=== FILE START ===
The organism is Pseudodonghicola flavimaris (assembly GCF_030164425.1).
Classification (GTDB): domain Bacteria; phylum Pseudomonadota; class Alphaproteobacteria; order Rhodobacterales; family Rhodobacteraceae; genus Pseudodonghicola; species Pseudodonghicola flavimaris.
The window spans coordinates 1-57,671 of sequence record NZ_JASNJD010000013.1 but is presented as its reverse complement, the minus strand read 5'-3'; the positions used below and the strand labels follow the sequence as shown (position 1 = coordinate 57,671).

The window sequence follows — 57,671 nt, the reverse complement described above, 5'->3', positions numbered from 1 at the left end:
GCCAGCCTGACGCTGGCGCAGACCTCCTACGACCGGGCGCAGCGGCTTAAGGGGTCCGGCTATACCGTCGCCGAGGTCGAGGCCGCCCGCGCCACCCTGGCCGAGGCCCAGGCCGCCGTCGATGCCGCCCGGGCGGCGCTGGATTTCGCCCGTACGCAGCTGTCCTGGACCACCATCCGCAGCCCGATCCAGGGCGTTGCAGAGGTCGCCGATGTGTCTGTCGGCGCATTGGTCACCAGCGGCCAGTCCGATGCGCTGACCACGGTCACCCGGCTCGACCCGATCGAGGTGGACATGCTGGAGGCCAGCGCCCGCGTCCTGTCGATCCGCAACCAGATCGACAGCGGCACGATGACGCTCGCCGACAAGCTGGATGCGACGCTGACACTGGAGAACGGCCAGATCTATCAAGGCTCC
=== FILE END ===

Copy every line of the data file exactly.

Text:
The organism is Pseudodonghicola flavimaris (assembly GCF_030164425.1).
Classification (GTDB): domain Bacteria; phylum Pseudomonadota; class Alphaproteobacteria; order Rhodobacterales; family Rhodobacteraceae; genus Pseudodonghicola; species Pseudodonghicola flavimaris.
The window spans coordinates 1-57,671 of sequence record NZ_JASNJD010000013.1 but is presented as its reverse complement, the minus strand read 5'-3'; the positions used below and the strand labels follow the sequence as shown (position 1 = coordinate 57,671).

The window sequence follows — 57,671 nt, the reverse complement described above, 5'->3', positions numbered from 1 at the left end:
GCCAGCCTGACGCTGGCGCAGACCTCCTACGACCGGGCGCAGCGGCTTAAGGGGTCCGGCTATACCGTCGCCGAGGTCGAGGCCGCCCGCGCCACCCTGGCCGAGGCCCAGGCCGCCGTCGATGCCGCCCGGGCGGCGCTGGATTTCGCCCGTACGCAGCTGTCCTGGACCACCATCCGCAGCCCGATCCAGGGCGTTGCAGAGGTCGCCGATGTGTCTGTCGGCGCATTGGTCACCAGCGGCCAGTCCGATGCGCTGACCACGGTCACCCGGCTCGACCCGATCGAGGTGGACATGCTGGAGGCCAGCGCCCGCGTCCTGTCGATCCGCAACCAGATCGACAGCGGCACGATGACGCTCGCCGACAAGCTGGATGCGACGCTGACACTGGAGAACGGCCAGATCTATCAAGGCTCC